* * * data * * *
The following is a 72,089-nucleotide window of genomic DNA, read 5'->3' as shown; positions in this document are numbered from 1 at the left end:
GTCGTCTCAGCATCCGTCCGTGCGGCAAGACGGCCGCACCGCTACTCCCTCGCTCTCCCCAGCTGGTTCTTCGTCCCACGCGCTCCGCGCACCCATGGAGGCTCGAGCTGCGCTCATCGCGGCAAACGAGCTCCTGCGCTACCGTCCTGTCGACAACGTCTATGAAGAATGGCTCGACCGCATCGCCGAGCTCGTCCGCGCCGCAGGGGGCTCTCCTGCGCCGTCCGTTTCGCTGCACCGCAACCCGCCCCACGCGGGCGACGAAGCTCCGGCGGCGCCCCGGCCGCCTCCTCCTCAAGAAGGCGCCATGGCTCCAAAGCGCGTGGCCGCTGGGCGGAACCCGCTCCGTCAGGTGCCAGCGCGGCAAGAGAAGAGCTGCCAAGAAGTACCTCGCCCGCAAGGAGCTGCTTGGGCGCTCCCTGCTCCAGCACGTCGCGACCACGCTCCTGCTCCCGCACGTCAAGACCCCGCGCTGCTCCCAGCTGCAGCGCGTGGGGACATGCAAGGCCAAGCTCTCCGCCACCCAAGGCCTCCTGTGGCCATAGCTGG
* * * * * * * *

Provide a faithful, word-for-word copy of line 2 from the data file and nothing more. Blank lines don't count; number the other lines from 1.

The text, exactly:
GTCGTCTCAGCATCCGTCCGTGCGGCAAGACGGCCGCACCGCTACTCCCTCGCTCTCCCCAGCTGGTTCTTCGTCCCACGCGCTCCGCGCACCCATGGAGGCTCGAGCTGCGCTCATCGCGGCAAACGAGCTCCTGCGCTACCGTCCTGTCGACAACGTCTATGAAGAATGGCTCGACCGCATCGCCGAGCTCGTCCGCGCCGCAGGGGGCTCTCCTGCGCCGTCCGTTTCGCTGCACCGCAACCCGCCCCACGCGGGCGACGAAGCTCCGGCGGCGCCCCGGCCGCCTCCTCCTCAAGAAGGCGCCATGGCTCCAAAGCGCGTGGCCGCTGGGCGGAACCCGCTCCGTCAGGTGCCAGCGCGGCAAGAGAAGAGCTGCCAAGAAGTACCTCGCCCGCAAGGAGCTGCTTGGGCGCTCCCTGCTCCAGCACGTCGCGACCACGCTCCTGCTCCCGCACGTCAAGACCCCGCGCTGCTCCCAGCTGCAGCGCGTGGGGACATGCAAGGCCAAGCTCTCCGCCACCCAAGGCCTCCTGTGGCCATAGCTGG